Major Iranian political and cultural power in ancient Iran from 247 BC to 224 AD. Its latter name comes from its founder, Arsaces I, who led the Parni tribe in conquering the region of Parthia in Iran's northeast, then a satrapy under Andragoras, in rebellion against the Seleucid Empire.

The Parthian Empire in 94 BC at its greatest extent, during the reign of Mithridates II ((r. 124 – 91))
The silver drachma of Arsaces I (r. c. 247–211 BC) with the Greek language inscription ΑΡΣΑΚΟΥ "of Arsaces"
Parthia, shaded yellow, alongside the Seleucid Empire (blue) and the Roman Republic (purple) around 200 BC
Drachma of Mithridates I, showing him wearing a beard and a royal diadem on his head. Reverse side: Heracles/Verethragna, holding a club in his left hand and a cup in his right hand; Greek inscription reading ΒΑΣΙΛΕΩΣ ΜΕΓΑΛΟΥ ΑΡΣΑΚΟΥ ΦΙΛΕΛΛΗΝΟΣ "of the Great King Arsaces the Philhellene"
Drachma of Mithridates II (r. c. 124–91 BC). Reverse side: seated archer carrying a bow; inscription reading "of the King of Kings Arsaces the Renowned/Manifest Philhellene."
Han dynasty Chinese silk from Mawangdui, 2nd century BC, silk from China was perhaps the most lucrative luxury item the Parthians traded at the western end of the Silk Road.
Bronze statue of a Parthian nobleman from the sanctuary at Shami in Elymais (modern-day Khūzestān Province, Iran, along the Persian Gulf), now located at the National Museum of Iran. Dated 50 BC-150 AD, Parthian School.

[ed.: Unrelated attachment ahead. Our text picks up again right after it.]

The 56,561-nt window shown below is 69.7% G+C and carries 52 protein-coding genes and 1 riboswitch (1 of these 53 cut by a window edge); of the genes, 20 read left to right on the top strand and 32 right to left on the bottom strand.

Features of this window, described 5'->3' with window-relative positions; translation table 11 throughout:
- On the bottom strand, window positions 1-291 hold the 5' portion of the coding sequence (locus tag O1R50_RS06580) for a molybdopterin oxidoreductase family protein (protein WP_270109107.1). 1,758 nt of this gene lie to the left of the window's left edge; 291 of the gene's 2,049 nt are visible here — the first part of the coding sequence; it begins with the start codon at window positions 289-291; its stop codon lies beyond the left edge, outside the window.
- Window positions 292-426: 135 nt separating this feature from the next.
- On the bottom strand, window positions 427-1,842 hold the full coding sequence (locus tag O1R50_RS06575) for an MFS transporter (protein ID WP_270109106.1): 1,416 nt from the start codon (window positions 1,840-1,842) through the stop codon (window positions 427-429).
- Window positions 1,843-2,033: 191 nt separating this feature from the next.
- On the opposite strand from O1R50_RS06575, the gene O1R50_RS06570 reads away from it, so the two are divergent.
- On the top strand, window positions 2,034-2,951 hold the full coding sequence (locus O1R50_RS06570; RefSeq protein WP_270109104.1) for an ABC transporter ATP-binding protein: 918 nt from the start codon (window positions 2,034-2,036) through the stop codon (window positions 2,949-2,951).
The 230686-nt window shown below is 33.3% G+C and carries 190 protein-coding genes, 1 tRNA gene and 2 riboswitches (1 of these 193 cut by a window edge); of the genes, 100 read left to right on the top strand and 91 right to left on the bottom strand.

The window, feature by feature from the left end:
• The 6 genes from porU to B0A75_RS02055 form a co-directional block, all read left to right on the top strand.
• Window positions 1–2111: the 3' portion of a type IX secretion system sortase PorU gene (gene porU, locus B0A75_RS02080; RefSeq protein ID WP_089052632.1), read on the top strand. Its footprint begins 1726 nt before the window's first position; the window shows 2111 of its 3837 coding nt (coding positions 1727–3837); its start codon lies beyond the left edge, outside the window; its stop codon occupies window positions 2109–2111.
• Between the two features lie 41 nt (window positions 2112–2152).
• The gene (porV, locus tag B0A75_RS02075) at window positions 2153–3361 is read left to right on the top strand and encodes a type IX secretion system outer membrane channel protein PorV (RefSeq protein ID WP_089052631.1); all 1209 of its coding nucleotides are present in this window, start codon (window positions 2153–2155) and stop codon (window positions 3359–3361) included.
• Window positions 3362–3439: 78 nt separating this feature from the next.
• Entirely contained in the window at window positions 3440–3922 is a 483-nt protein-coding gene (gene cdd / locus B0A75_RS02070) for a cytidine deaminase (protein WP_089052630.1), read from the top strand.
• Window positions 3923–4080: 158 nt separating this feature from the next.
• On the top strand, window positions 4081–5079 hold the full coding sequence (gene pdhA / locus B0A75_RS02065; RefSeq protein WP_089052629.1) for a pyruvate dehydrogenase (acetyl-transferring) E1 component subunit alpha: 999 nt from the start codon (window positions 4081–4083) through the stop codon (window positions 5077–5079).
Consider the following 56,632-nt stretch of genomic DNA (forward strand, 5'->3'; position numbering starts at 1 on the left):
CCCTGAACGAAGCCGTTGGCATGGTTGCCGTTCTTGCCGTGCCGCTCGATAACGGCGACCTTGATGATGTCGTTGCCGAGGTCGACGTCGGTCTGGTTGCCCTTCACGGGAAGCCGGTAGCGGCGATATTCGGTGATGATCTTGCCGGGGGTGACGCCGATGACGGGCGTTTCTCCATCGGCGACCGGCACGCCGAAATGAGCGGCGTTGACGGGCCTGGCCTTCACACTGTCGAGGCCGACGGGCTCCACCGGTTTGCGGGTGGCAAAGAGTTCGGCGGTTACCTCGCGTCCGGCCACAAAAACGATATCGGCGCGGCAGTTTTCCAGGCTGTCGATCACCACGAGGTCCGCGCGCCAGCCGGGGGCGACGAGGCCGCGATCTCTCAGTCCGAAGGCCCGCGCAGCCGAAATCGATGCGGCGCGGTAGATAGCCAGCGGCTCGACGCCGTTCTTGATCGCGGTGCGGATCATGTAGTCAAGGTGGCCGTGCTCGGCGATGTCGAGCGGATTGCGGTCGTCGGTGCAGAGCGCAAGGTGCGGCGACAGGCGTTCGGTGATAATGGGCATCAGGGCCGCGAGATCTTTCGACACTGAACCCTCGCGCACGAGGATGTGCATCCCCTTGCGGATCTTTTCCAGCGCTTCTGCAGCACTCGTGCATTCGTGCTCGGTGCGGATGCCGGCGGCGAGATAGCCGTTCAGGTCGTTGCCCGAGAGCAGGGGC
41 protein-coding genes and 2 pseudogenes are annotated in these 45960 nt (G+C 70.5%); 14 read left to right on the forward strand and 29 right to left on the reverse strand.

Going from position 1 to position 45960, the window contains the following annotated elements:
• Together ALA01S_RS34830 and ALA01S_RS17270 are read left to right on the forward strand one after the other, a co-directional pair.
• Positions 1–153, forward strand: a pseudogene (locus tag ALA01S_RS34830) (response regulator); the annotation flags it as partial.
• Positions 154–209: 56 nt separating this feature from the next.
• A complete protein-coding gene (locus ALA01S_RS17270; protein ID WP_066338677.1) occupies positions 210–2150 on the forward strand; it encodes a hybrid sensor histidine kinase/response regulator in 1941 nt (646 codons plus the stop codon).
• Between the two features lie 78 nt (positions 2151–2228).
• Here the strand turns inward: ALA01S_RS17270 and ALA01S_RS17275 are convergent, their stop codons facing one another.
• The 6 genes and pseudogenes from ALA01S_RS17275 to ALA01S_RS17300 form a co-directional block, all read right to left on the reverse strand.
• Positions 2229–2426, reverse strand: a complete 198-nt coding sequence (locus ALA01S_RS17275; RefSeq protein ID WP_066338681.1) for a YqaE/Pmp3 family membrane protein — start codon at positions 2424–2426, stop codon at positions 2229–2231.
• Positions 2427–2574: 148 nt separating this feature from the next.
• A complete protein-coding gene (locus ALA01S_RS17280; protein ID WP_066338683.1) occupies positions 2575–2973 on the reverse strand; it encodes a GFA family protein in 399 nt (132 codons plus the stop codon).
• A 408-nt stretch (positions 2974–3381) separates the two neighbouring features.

A Roman marble head of the triumvir Marcus Licinius Crassus, who was defeated at Carrhae by Surena
Roman aurei bearing the portraits of Mark Antony (left) and Octavian (right), issued in 41 BC to celebrate the establishment of the Second Triumvirate by Octavian, Antony and Marcus Lepidus in 43 BC
Drachma of Phraates IV (r. c. 38–2 BC). Inscription reading ΒΑΣΙΛΕΩΣ ΒΑΣΙΛΕΩΝ ΑΡΣΑΚΟΥ ΕΥΕΡΓΕΤΟΥ ΕΠΙΦΑΝΟΥΣ ΦΙΛΕΛΛΗΝΟΣ "of the King of Kings Arsaces the Renowned/Manifest Benefactor Philhellene"
A close-up view of the breastplate on the statue of Augustus of Prima Porta, showing a Parthian man returning to Augustus the legionary standards lost by Marcus Licinius Crassus at Carrhae
A denarius struck in 19 BC during the reign of Augustus, with the goddess Feronia depicted on the obverse, and on the reverse a Parthian man kneeling in submission while offering the Roman military standards taken at the Battle of Carrhae